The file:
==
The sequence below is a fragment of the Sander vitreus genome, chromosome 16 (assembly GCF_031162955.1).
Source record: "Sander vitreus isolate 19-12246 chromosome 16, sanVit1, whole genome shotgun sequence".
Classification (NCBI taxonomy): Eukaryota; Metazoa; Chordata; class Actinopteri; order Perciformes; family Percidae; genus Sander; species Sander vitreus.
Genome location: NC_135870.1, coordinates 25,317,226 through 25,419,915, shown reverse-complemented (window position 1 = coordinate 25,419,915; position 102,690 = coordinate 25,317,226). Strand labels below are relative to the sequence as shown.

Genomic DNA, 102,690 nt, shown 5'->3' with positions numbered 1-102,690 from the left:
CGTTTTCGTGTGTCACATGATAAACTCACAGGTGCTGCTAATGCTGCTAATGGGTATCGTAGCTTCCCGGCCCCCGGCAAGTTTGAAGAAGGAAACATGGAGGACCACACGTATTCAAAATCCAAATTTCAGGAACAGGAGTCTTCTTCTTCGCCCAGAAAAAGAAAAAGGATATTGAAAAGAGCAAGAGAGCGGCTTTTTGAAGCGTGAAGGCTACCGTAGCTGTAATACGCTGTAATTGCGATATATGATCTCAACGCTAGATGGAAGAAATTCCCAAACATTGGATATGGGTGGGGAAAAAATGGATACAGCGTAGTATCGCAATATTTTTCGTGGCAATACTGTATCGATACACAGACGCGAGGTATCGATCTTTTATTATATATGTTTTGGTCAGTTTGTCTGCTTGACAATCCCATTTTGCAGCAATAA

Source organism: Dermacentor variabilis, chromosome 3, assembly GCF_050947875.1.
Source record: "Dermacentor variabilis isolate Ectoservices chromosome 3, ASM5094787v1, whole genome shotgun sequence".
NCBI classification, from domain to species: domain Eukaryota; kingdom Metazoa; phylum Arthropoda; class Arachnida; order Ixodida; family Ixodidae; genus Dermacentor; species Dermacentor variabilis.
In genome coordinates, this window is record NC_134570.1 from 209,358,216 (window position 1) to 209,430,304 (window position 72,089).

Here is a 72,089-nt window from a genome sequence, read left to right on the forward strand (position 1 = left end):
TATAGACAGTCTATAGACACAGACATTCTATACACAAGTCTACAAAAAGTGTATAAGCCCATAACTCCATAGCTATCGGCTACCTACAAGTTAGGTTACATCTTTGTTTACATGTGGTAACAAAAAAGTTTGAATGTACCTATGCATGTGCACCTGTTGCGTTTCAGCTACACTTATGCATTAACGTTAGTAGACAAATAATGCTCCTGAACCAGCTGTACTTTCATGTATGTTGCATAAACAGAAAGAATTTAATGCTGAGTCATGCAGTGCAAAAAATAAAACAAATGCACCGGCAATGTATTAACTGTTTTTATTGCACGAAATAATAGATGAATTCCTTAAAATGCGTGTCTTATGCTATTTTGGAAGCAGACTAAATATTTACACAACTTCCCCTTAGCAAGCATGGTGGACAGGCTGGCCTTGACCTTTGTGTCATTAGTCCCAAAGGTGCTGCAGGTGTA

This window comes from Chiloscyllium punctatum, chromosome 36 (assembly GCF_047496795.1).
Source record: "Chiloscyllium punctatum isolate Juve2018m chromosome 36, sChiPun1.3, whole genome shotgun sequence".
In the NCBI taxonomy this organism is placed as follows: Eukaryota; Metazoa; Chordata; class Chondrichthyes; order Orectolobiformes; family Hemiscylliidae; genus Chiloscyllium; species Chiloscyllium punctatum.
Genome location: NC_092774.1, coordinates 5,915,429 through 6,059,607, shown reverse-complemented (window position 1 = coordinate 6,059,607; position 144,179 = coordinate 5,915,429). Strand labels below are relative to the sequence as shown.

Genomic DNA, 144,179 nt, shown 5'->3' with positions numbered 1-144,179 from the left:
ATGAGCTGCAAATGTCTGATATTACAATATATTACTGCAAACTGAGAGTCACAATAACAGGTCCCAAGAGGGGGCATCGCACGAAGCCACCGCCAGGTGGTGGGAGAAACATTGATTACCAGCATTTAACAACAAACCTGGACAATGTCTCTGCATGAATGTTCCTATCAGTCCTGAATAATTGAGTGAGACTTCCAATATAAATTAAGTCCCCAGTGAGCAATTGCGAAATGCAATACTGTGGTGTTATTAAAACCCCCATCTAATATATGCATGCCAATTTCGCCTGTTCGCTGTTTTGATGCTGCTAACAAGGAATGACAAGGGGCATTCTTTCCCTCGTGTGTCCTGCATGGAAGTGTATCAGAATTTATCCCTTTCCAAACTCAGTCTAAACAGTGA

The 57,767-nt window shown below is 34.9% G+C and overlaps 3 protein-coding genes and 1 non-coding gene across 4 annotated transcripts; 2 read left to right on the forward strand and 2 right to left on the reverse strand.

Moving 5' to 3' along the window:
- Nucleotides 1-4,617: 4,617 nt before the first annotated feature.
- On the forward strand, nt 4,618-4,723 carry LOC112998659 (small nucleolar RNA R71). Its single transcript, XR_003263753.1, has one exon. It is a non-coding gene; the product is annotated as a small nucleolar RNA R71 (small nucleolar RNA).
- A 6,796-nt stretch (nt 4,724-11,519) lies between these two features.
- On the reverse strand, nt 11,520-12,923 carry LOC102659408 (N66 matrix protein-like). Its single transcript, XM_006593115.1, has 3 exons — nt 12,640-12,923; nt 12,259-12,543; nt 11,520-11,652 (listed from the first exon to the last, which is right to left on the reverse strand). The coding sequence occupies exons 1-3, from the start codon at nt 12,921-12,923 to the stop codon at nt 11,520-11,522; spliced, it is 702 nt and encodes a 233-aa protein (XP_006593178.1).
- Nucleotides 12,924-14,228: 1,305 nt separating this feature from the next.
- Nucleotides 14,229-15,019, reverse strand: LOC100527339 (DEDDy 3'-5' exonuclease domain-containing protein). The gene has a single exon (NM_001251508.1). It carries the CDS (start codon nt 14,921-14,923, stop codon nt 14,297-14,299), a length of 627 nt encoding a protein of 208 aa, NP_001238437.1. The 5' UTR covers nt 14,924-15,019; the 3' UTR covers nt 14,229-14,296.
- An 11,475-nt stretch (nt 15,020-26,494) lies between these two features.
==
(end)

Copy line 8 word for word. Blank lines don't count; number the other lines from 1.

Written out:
Source record: "Dermacentor variabilis isolate Ectoservices chromosome 3, ASM5094787v1, whole genome shotgun sequence".